A group has launched A Petition for Cory Maye. The sentiment seems sound:
The law has been misapplied to Cory Maye. If an unidentified intruder were to burst into our home in the middle of the night, we would be within our rights to defend ourselves and our children. Given the law of Mississippi, Cory Maye acted within his right on the night of December 26th, 2001. It is a great tragedy that a police officer lost his life in this encounter. The execution of Cory Maye would magnify the tragedy, killing an innocent citizen because of the death of an officer. Haley Barbour, the governor of Mississippi, should grant an unconditional pardon to Cory Maye.I'm not sure "innocent" is the right word. He shot a man. But he's not the sort of monstrous murderer who deserves nothing short of death. The facts of the case are convoluted, but if we give the police all the benefit of the doubt, there was no reason for them to be in Maye's apartment, nor to be entering it in paramilitary outfits in the middle of the night. Maye probably acted in self-defense, and even if he couldn't get acquitted on self-defense in a fair trial, he simply isn't the sort of person the death penalty is meant for.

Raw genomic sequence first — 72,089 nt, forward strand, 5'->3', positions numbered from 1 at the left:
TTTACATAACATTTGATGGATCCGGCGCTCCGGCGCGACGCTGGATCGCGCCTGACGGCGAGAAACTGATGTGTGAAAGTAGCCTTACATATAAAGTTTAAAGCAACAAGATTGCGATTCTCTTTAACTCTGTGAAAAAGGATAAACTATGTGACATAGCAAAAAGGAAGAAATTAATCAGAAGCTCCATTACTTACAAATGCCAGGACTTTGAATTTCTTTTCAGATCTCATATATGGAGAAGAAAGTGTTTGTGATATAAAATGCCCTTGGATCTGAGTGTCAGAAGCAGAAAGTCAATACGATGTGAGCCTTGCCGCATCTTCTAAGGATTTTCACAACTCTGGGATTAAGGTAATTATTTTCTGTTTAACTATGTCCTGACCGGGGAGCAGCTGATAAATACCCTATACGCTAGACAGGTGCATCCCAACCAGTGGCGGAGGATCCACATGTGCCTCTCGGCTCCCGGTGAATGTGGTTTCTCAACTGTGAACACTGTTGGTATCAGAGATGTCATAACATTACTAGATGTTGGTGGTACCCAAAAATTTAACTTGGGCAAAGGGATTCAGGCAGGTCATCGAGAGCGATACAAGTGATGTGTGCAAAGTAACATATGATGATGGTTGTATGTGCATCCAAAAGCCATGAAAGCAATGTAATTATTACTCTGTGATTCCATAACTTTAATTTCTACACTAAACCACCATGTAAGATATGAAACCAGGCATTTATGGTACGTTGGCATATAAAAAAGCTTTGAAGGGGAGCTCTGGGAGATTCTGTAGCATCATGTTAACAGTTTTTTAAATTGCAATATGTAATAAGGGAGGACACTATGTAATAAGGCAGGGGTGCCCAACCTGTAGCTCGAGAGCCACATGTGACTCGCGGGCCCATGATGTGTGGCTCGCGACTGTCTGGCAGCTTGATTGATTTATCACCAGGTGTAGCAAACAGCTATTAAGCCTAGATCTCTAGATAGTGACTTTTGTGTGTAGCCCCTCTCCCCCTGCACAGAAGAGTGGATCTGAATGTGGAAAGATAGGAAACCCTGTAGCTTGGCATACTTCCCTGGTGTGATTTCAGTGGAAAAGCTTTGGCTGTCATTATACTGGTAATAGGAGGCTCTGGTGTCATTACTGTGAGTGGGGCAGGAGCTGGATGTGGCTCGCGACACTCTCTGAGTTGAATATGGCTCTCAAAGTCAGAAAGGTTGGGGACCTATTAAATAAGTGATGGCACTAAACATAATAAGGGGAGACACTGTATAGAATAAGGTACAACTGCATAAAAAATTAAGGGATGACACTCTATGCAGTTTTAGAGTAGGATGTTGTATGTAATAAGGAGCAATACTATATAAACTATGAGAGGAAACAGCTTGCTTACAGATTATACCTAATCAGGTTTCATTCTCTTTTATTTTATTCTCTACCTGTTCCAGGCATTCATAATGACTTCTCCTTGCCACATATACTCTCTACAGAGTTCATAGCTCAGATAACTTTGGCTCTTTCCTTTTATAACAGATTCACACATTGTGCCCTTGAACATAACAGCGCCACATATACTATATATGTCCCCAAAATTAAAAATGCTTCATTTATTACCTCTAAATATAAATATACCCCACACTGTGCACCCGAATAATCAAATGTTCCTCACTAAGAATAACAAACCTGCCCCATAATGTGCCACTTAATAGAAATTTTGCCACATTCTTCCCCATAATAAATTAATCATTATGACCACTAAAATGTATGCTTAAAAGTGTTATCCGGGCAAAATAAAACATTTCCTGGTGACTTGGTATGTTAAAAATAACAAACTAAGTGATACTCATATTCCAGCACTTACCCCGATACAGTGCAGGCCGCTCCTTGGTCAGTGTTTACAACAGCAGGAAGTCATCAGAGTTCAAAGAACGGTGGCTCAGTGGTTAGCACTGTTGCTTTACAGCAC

There was an interesting discussion in the aftermath of my last post on Maye and Tookie about who, if anyone, would clearly fall into that category. Even Jeffrey Dahmer agreed to help criminologists and psychologists study him to help them understand the nature of his actions. I'd rather keep bin Laden in a jail cell as a trophy than make him into a martyr. And there's good evidence that Tim McVeigh could have told us about his co-conspirators if the death penalty were off the table.
Sign the petition.